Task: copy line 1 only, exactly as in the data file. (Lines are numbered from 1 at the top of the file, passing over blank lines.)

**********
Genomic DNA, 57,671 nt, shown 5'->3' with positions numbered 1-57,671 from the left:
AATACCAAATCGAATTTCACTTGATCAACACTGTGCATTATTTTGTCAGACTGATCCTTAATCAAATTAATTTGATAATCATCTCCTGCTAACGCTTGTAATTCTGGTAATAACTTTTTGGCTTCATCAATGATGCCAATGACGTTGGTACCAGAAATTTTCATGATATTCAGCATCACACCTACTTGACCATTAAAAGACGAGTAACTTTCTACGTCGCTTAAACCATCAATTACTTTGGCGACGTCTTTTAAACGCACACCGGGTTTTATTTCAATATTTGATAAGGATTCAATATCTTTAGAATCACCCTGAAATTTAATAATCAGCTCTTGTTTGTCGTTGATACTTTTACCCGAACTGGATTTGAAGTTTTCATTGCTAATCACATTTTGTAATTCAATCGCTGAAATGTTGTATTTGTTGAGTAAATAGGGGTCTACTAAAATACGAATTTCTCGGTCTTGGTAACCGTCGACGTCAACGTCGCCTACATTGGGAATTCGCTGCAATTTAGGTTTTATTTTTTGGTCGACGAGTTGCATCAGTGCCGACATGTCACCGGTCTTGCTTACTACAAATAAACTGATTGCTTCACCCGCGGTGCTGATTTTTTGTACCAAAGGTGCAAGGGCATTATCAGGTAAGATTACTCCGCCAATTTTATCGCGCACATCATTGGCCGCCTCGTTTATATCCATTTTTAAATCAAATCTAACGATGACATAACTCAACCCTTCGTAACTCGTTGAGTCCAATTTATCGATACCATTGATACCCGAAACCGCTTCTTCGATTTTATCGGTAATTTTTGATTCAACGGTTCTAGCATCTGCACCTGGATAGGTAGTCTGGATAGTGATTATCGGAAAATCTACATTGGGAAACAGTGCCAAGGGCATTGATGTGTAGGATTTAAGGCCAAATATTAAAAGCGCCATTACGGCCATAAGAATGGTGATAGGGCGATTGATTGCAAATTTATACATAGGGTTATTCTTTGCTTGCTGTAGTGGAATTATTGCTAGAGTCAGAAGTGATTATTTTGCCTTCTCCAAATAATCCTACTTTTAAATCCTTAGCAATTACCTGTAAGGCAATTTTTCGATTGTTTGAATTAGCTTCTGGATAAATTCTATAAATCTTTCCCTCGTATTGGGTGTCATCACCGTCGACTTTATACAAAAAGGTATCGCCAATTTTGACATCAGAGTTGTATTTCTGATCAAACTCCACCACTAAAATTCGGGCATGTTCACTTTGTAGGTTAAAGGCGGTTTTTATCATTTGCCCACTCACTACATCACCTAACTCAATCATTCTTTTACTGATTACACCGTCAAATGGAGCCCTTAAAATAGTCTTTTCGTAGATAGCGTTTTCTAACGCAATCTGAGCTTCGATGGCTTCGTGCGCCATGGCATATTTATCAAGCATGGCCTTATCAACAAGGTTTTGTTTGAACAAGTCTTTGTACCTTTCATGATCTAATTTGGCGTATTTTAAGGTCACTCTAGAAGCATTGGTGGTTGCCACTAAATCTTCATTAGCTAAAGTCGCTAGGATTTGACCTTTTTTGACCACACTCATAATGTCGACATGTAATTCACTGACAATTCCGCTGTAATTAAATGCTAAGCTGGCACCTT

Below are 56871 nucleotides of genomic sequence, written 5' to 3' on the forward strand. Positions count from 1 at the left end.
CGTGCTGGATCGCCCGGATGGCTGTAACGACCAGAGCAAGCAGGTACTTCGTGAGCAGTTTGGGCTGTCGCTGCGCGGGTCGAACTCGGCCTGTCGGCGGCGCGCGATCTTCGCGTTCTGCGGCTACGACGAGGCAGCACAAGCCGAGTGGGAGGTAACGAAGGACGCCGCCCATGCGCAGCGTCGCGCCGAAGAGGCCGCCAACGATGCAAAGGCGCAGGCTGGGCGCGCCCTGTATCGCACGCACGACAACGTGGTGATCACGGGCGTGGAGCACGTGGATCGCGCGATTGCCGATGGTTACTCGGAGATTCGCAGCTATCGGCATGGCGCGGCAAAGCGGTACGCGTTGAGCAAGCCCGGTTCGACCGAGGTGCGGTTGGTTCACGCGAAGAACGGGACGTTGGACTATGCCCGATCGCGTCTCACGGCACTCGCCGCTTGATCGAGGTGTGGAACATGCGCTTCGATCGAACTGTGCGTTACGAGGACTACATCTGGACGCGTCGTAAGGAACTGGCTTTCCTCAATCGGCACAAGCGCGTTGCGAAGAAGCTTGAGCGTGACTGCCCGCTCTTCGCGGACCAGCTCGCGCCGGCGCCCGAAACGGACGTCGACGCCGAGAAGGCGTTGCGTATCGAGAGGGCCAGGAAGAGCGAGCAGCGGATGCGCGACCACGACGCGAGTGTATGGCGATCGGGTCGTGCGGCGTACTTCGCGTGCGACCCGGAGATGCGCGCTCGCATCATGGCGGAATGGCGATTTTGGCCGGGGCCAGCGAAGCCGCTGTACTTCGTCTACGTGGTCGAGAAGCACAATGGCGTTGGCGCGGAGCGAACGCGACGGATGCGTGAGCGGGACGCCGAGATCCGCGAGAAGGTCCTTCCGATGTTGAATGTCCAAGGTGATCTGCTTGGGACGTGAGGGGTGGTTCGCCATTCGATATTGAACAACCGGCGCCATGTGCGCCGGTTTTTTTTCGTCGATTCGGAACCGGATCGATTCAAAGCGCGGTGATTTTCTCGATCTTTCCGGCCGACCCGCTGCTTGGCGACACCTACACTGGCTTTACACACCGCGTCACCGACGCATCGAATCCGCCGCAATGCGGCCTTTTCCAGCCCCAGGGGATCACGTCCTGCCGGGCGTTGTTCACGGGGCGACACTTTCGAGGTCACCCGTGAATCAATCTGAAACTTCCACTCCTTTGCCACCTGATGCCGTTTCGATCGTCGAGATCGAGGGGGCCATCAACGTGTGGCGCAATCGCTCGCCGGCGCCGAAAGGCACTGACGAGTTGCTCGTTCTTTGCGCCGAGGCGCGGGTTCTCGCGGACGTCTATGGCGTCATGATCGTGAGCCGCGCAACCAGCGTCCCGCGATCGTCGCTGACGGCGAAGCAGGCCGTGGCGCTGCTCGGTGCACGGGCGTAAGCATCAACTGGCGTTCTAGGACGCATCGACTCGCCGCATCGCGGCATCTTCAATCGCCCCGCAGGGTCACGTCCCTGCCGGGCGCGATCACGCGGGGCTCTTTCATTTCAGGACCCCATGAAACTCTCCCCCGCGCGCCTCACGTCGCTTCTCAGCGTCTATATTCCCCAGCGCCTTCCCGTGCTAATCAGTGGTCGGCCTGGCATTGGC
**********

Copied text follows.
Genomic DNA, 57,671 nt, shown 5'->3' with positions numbered 1-57,671 from the left: